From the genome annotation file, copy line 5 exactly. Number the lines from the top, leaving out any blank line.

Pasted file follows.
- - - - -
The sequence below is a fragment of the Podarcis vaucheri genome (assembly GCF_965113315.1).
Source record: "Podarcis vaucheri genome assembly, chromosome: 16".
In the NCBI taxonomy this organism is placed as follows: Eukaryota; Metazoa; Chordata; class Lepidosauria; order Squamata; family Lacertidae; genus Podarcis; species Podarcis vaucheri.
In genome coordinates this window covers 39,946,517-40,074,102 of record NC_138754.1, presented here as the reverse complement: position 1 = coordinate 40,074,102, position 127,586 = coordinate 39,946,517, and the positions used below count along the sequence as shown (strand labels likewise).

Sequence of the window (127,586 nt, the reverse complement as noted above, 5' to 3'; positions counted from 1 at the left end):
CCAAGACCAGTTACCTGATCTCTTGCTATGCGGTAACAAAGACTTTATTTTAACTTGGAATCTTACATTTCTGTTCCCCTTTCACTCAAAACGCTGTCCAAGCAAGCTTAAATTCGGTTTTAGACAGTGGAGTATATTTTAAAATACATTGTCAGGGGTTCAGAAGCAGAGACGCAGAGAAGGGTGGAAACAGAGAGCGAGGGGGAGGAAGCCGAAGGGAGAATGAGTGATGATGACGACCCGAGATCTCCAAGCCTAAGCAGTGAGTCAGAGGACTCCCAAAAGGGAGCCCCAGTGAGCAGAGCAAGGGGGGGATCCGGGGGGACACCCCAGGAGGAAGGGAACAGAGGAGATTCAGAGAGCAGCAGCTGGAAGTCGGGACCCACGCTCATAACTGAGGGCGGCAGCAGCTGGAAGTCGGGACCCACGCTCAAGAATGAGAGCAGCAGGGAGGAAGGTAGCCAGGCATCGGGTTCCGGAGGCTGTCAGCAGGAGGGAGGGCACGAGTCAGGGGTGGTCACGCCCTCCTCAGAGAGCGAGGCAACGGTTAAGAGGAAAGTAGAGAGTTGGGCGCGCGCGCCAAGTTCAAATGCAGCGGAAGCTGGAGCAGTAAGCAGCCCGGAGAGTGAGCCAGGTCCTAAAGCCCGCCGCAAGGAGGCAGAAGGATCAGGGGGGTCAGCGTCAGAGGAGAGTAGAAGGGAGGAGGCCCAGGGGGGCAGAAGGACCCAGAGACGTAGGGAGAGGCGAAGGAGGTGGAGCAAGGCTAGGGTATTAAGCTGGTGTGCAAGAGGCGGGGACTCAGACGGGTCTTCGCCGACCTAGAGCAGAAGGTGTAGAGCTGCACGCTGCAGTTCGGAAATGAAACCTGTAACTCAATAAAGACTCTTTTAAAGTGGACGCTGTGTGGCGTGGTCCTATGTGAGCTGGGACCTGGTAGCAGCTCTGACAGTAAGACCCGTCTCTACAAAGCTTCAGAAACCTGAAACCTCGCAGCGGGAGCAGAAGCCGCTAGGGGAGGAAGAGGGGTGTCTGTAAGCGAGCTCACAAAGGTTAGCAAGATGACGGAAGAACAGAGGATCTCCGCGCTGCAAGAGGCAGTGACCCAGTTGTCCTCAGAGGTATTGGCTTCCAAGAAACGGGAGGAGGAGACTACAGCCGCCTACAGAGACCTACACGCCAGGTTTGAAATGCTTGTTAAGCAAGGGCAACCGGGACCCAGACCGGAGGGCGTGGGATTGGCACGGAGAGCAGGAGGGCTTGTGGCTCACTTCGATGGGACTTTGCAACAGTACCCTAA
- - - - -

Sequence of the window (127,586 nt, the reverse complement as noted above, 5' to 3'; positions counted from 1 at the left end):